The individuals you have now insulted, and it is painfully insulting the way you phrased this, have federal and state documentation that has legal force. I urge you and your paper to seek legal counsel before you go any further than you already have, and to actually do your research.

Likewise, to forestall other disparagements, I’ll inform you that my family has Federal Degree of Indian Blood certification and appears on the 1920 California Indian rolls, the two critical forms of documentation for California Indians. Beyond that, my 3 times great grandmother is one of the most documented Tongva individuals. Not all memers of our community are as fortunate, which is a condemnation of colonialism, not of them. I’m fortunate enough to have documentation and to be resourced and able to pursue cases of slander.

It seems that rather than reasonably respond to our requests to correct misinformation you are now attacking our identity. 

I hope to be contacted the paper’s owner, Sheryl Turner, and I included her in my previous message because of the red flags I was seeing. I’ll be bringing this to the President’s Native American Advisory Council,  of which I’m  a member, to members of the legislature who I’ve worked with (and as former membership and certification chair for the tribe I’ve testified for on Native identity issues), and sharing this treatment with Native American Academics at the national policy summit I’m hosting in March. 

The retaliatory nature of this action is quite clear and damaging and is thankfully documented here.

Wallace Cleaves

From Samantha Morales-Johnson

Mr. Hopkins,

My name is Samantha, and I am a Tongva ethnobotanist and biologist. Your article, assumptions, and questions are insulting. As a culture and community, we have been well documented by historians for centuries. Kimberly’s well cited email has more than enough detail to get you started on learning more.

If you had done any research on the environmental end, you would have also known that history of the land in Caton Canyon and Henninger flats is also well documented. For this mountainous nature reserve to become a casino it would take decades of work, hundreds of millions of dollars, and the devastation of hundreds of well-established acres we as a tribe hold valuable in order to host a casino up in Henninger flats. I don’t need to send you any articles about this, because if you visit Eaton Canyon (or even better, Henninger) it would be as plain as day.

Please stop writing articles that entertain ideas like this. We’re more likely to build a casino on the moon.


Samantha M. Johnson (she/her)
Land Return Coordinator
Tongva Taraxat Paxaavxa Land Conservancy


From Shannon Speed (e-mailed from an official UCLA account)

Dear Mr. Hopkins, 

I have read your article, “The Reservation Next Door” in the Local News Pasadena. I want to let you know that I find it dangerously misinformed and unnecessarily antagonistic to Native peoples.  

Your article implies that the Gabrielino Tongva Band of Mission Indians (GTBMI – one of six Tongva bands/tribes) is pursuing the Hennington Flats land in order to gain federal recognition and pursue a casino on the property. CTBMI is in active discussion with Supervisor Barger’s office and the LA County Fire Department regarding the possibility of transfer of responsibility for these lands to the GTBMI. Let me be clear (because your article is not) that such a transfer would not imply federal recognition, nor open the possibility of a casino. To substantiate your scare-mongering assertion, you raise H.R. 6859, a bill introduced in mid-December by Los Angeles-area congressperson Sydney Kamlager-Dove “to extend the Federal recognition to the Gabrielino/Tongva Nation, and for other purposes”. This is irrelevant to the transfer you are referring to, as the bill involves an entirely different band of the Tongva and has nothing whatsoever to do with the GTBMI.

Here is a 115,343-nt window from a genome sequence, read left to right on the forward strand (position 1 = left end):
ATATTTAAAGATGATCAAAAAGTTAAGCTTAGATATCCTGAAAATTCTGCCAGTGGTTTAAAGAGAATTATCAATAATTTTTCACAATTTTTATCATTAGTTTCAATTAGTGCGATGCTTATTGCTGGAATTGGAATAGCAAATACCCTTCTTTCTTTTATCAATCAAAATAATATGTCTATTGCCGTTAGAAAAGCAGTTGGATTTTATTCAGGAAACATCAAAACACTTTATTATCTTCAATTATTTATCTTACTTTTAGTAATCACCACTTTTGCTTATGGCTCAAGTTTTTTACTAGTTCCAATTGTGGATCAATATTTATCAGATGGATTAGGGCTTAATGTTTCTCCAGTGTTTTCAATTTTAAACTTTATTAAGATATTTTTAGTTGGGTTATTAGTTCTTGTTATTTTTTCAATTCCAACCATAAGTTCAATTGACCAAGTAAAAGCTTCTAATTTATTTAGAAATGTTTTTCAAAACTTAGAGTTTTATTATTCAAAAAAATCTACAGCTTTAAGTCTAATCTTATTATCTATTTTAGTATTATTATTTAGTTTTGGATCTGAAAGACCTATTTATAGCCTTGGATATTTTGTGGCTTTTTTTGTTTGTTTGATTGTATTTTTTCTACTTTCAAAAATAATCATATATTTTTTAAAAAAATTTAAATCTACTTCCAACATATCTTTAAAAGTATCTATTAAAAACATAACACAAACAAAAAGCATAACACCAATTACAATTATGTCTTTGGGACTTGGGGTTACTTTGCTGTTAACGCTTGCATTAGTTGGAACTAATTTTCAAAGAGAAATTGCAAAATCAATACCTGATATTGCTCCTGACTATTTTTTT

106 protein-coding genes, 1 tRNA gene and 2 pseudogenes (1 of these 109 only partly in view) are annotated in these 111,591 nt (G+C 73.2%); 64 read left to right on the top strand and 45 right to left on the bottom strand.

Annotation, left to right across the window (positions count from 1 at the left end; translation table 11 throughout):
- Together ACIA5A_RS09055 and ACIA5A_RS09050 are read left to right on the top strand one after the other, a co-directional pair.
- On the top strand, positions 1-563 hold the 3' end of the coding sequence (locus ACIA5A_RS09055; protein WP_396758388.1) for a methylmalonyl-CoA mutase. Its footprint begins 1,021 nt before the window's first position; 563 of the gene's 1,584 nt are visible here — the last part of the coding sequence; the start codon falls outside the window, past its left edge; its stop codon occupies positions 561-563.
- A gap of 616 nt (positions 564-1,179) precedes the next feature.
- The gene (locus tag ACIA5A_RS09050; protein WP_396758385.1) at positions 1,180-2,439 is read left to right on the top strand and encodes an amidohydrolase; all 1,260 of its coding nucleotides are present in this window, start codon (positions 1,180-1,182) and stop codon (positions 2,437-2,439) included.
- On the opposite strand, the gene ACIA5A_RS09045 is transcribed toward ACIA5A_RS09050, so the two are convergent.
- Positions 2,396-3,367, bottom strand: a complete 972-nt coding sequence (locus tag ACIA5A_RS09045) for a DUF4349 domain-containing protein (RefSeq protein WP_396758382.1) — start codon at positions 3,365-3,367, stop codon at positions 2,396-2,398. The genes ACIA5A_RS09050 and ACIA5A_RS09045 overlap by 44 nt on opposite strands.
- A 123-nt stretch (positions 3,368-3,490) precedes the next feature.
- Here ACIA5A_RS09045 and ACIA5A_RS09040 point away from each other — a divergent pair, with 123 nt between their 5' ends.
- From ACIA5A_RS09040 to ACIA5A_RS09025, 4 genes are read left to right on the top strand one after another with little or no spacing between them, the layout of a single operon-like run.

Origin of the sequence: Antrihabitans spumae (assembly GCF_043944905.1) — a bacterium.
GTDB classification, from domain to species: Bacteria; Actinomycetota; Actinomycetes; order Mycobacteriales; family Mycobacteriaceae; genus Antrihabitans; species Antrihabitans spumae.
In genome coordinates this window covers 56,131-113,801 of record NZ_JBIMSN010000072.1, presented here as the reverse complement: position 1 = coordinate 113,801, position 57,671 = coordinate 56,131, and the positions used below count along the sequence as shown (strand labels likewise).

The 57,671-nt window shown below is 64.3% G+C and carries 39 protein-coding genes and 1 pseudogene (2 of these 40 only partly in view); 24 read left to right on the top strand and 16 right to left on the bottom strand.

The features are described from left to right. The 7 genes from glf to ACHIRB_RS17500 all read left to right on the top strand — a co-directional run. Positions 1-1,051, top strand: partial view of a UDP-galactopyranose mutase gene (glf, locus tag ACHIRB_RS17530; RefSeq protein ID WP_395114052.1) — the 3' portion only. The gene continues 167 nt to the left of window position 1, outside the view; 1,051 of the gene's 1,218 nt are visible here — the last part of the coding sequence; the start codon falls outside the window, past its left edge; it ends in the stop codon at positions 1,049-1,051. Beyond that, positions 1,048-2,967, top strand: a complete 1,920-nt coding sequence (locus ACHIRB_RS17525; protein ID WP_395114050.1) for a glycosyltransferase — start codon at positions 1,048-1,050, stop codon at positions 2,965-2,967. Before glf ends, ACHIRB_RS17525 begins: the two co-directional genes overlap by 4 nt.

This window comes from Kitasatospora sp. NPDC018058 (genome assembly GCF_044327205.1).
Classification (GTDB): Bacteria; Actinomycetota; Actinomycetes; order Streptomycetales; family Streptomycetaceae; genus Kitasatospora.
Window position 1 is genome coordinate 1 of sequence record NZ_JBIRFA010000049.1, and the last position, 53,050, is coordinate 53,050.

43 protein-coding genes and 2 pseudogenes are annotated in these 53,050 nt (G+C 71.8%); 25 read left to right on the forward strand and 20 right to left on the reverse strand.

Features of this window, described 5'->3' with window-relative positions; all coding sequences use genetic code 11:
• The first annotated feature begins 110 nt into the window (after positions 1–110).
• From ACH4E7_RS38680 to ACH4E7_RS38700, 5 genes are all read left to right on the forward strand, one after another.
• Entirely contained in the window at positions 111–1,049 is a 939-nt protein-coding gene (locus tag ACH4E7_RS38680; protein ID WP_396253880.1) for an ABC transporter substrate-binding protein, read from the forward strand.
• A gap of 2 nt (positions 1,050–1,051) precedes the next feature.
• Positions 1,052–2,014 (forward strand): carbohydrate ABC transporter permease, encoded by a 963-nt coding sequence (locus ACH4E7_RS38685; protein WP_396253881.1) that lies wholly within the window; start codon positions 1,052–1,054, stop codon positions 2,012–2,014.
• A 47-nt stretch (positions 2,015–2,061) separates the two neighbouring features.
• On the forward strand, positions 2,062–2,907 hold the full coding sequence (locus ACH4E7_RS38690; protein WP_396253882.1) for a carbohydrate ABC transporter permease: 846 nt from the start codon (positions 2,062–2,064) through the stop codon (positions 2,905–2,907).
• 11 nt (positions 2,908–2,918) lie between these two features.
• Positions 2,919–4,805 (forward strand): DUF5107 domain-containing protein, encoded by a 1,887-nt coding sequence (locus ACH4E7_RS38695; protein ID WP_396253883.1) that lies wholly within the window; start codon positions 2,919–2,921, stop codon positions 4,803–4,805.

I find your attempt to imply that the Tongva are money-mongering for a casino on this site at the expense of non-Native peoples to be transparently hostile and aggressive to Native peoples. For what it is worth, the Tongva peoples were subjected to state-sponsored genocide in the not very distant California past (an estimated 100,000 of 150,000 Native peoples died in the first two years of the Gold Rush – 2/3rds of the population). If you doubt this assertion, please refer to the award winning An American Genocide (Yale University Press 2017) by my UCLA colleague, historian Benjamin Madley, which was cited by the governor of the state in his apology to Native peoples, in which he said, “California must reckon with our dark history. California Native American peoples suffered violence, discrimination and exploitation sanctioned by state government throughout its history. We can never undo the wrongs inflicted on the peoples who have lived on this land that we now call California since time immemorial, but we can work together to build bridges, tell the truth about our past and begin to heal deep wounds.” 

Apparently, you feel it is your place to stick a finger in those deep wounds. On top of writing a misinformed and misleading article that is obviously intended to foment ill feeling toward LA’s Native peoples, you added insult to injury by responding to Kimberly Morales Johnson, the Secretary of the GTBMI, and her legitimate concerns by accusing her of not being a real Indian. Seriously? You are so far out of your depth here I am not sure where to start. Ms. Morales Johnson is a well-recognized member of her community and part of the official government of her tribe. She holds a CDIB from the federal government, the primary document establishing Indian identity in this country. For your further information, Andy Salas and the Kitz have dedicated decades to actively trying to discredit everyone but themselves as the First Peoples of Los Angeles. The history here is deep and significant, and you have fallen into the trap that uninformed people trying to sound authoritative often fall into – taking such accusations, and the authority of their ostensible “experts” – at face value.